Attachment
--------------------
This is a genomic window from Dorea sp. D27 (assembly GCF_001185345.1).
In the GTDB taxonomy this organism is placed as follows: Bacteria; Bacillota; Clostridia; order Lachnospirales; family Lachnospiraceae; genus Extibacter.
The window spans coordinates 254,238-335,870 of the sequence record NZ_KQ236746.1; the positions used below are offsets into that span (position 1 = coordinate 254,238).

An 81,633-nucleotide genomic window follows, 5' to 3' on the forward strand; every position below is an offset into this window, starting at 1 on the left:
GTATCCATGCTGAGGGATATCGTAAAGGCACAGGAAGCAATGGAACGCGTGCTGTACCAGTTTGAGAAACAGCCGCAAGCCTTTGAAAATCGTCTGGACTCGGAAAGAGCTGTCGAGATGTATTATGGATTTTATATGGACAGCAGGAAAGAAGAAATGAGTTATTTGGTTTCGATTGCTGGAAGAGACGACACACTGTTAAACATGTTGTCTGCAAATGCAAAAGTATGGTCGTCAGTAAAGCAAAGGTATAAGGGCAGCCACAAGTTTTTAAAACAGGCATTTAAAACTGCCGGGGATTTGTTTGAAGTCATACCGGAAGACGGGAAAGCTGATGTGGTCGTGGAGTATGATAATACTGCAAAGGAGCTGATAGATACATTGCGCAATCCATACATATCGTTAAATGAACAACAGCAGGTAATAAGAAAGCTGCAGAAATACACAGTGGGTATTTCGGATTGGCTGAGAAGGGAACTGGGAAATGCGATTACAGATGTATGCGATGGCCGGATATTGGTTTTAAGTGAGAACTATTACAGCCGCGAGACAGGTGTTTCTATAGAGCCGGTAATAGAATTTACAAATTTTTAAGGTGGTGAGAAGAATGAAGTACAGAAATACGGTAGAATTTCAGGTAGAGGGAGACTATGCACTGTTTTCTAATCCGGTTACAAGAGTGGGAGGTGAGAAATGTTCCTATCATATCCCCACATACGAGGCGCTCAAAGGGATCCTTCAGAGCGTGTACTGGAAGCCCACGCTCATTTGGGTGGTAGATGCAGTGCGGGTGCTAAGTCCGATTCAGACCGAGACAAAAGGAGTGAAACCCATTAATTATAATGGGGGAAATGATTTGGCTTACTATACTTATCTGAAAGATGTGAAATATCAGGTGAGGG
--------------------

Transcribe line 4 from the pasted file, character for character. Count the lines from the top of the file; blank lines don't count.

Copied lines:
An 81,633-nucleotide genomic window follows, 5' to 3' on the forward strand; every position below is an offset into this window, starting at 1 on the left: